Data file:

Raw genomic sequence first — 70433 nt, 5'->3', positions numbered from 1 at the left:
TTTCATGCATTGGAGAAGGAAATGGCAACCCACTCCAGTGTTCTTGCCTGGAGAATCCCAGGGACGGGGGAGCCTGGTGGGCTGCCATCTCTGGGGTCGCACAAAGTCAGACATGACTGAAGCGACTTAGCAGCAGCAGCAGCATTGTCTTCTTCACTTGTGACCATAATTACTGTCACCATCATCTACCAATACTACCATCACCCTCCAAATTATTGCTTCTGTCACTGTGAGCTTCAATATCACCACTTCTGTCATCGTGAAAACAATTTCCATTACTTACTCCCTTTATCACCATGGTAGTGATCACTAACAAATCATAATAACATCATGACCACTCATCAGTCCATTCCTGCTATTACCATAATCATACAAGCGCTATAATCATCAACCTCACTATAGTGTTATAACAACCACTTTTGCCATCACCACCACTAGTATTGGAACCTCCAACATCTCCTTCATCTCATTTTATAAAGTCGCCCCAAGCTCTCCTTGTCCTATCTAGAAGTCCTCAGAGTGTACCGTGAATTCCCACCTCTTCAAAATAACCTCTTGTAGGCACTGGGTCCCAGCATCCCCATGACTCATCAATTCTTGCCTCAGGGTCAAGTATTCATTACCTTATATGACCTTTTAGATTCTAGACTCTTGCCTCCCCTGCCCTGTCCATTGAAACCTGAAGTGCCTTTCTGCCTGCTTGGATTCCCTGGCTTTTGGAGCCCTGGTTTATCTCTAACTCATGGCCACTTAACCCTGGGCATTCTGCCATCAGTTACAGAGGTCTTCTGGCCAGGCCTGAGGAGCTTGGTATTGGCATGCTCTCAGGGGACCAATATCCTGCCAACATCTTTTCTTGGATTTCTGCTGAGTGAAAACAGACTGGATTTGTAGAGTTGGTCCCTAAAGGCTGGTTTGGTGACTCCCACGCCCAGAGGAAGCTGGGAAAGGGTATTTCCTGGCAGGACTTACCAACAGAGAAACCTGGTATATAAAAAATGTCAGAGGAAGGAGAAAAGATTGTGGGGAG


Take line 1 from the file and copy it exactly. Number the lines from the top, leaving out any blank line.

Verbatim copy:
Raw genomic sequence first — 70433 nt, 5'->3', positions numbered from 1 at the left: